Posted by: rcottrill | August 23, 2009

Lord’s Day Meditation – Perfect Peace

You will keep him in perfect peace whose mind is stayed on You, because He trusts in You (Isa. 26:3).

I wonder if we think we can accomplish more for the Lord when we are operating at a constant level of high energy and stress. Perhaps there are times when adrenalin kicks in, and we do more than we thought possible. But God never intended that we operate hour after hour, day after day like that. Not only does fruit of such frenetic labours tend to be temporal, and temporary. It may well shorten our lives, and our days of effective ministry! Soul peace is much more productive in the long run, and more conducive to our own spiritual development.

“Perfect peace” is expressed in the original Hebrew of our text as peace peace–a peaceful peace. The same construction is found in Isa. 57:19-21, where a contrast is made with the wicked who have no real and abiding peace. Thus the Bible teaches that true and lasting peace is found in a right relationship with God, and in following the paths of righteousness.

In the context, Isaiah 26:3 is a promise of millennial blessing for Israel, to be fulfilled when Christ comes back again to take up His earthly reign. It has to do with the nation’s assurance of the Lord’s protection of Zion (vs. 1-4). In that day, when the Prince of Peace reigns (cf. Isa. 9:6-7), Israel will be safe from her enemies and enjoy a pervasive sense of tranquility and rest.

Nevertheless, the promise directed to them is rooted in universal principles. It can be applied currently, as well as prophetically, personally, as well as nationally. There are related promises in both Old Testament and New. Clear assurances to all believers that God is in control, and that He will unfailingly work out His good purposes for us (Ps. 138:8; Prov. 3:5-6; Rom. 8:28; Phil. 1:6; 4:6-7). When we become distressed over circumstances, we need to turn to such passages again and meditate on them.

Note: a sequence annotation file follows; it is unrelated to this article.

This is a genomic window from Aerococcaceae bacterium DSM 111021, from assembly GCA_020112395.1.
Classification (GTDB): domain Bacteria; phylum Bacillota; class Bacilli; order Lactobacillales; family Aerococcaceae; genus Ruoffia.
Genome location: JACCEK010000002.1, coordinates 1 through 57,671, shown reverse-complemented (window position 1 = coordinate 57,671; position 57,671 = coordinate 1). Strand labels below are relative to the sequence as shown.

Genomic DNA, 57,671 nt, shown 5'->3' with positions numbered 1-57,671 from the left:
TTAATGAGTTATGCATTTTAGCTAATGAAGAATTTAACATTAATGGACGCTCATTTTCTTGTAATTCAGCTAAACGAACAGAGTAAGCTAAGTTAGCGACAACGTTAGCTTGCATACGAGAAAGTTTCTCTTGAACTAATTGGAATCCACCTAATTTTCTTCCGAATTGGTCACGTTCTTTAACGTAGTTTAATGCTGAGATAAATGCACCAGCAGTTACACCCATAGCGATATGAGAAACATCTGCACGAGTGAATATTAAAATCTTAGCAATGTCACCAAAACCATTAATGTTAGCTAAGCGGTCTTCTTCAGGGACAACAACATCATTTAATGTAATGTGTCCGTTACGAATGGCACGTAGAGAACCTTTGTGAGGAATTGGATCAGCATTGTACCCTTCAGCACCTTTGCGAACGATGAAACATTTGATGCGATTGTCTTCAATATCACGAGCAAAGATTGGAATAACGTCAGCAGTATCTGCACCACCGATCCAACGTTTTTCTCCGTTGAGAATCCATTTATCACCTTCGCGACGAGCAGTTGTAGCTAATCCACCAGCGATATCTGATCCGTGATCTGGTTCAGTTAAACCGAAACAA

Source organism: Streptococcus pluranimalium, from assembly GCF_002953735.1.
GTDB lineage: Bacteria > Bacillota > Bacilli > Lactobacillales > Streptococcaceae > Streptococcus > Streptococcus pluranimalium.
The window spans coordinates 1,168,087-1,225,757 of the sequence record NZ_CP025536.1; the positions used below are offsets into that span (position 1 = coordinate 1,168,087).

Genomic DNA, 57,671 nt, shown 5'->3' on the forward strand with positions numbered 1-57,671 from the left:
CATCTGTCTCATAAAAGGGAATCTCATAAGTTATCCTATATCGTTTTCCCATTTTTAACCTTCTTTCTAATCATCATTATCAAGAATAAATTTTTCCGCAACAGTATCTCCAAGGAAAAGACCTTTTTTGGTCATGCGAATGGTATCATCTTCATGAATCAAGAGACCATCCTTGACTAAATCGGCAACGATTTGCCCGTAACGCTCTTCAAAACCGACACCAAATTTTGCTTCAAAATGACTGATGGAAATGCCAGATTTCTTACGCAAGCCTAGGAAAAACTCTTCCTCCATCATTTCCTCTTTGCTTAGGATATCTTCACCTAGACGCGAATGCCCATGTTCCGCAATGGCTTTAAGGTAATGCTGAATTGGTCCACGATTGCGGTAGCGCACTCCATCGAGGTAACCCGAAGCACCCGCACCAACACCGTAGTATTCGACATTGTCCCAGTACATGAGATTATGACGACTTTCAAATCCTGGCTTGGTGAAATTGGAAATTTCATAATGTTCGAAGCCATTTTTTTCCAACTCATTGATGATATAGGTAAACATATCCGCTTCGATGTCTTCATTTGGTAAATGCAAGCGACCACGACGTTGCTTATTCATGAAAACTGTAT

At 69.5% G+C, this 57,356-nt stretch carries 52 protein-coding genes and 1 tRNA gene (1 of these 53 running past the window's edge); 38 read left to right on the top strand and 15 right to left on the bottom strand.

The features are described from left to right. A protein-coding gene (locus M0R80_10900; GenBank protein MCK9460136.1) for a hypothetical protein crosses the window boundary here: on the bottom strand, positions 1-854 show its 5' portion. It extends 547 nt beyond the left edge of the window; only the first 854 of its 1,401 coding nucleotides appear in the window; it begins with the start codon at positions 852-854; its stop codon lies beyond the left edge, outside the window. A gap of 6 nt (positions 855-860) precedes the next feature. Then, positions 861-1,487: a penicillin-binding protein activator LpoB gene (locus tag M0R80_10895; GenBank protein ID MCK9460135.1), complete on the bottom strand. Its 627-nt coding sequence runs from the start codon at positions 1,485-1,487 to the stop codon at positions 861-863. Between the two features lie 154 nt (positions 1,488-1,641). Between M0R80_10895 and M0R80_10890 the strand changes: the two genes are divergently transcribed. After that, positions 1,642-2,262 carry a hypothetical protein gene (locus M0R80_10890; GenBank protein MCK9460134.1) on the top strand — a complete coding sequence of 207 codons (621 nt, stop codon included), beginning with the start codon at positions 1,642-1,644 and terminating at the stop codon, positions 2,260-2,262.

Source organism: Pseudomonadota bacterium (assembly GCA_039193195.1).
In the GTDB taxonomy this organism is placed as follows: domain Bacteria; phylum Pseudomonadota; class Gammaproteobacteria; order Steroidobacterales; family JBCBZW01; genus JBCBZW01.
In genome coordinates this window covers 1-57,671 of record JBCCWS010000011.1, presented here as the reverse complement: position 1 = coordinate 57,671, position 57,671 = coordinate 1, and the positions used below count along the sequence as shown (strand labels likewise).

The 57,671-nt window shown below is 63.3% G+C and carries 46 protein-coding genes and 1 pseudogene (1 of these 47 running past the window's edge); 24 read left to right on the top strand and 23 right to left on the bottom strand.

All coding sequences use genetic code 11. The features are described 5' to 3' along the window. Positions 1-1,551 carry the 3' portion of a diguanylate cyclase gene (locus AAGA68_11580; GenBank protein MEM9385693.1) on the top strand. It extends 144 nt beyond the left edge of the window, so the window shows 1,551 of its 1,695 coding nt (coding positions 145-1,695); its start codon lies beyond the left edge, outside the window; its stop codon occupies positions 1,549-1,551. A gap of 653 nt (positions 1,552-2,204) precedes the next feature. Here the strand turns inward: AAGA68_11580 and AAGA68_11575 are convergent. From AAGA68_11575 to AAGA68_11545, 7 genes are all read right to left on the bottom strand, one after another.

“Be anxious for nothing, but in everything by prayer and supplication, with thanksgiving, let your requests be made known to God; and the peace of God, which surpasses all understanding, will guard your hearts and minds through Christ Jesus” (Phil. 4:6-7). We can utterly trust in God’s will to do us good, His wisdom to identify that good, and His work to bring it about. The one who rests His mind on these things will find that the Lord fortifies and garrisons his thoughts with a new fullness of peace.

Think of the tranquil scene in Lk. 8:35. After the demoniac of Gadara is delivered by Christ, he is found at the feet of the Master, clothed, and in his right mind. Does this not suggest that we are more teachable, more ready and able to receive what God has for us, when we are not in a turmoil? John Greenleaf Whittier wrote a hymn about that in 1887. Actually, it was created out of the concluding stanzas of his longer poem, “The Brewing of Soma.”

The poem tells of some heathen priests who made their way into the forest, where they drank a powerful brew called soma. It produced what Whittier called “a frenzy, a sacred madness.” Then, the priests ranted and raved in their drugged state in an attempt to somehow contact and experience their god. But fellowship with the true God is not gained by such devices. As the poet’s hymn puts it:

Dear Lord and Father of mankind,
Forgive our foolish ways!
Reclothe us in our rightful mind;
In purer lives Thy service find,
In deeper reverence, praise.

In simple trust like theirs who heard,
Beside the Syrian sea,
The gracious calling of the Lord,
Let us, like them, without a word,
Rise up and follow Thee.

Drop Thy still dews of quietness,
Till all our strivings cease;
Take from our souls the strain and stress,
And let our ordered lives confess
The beauty of Thy peace.


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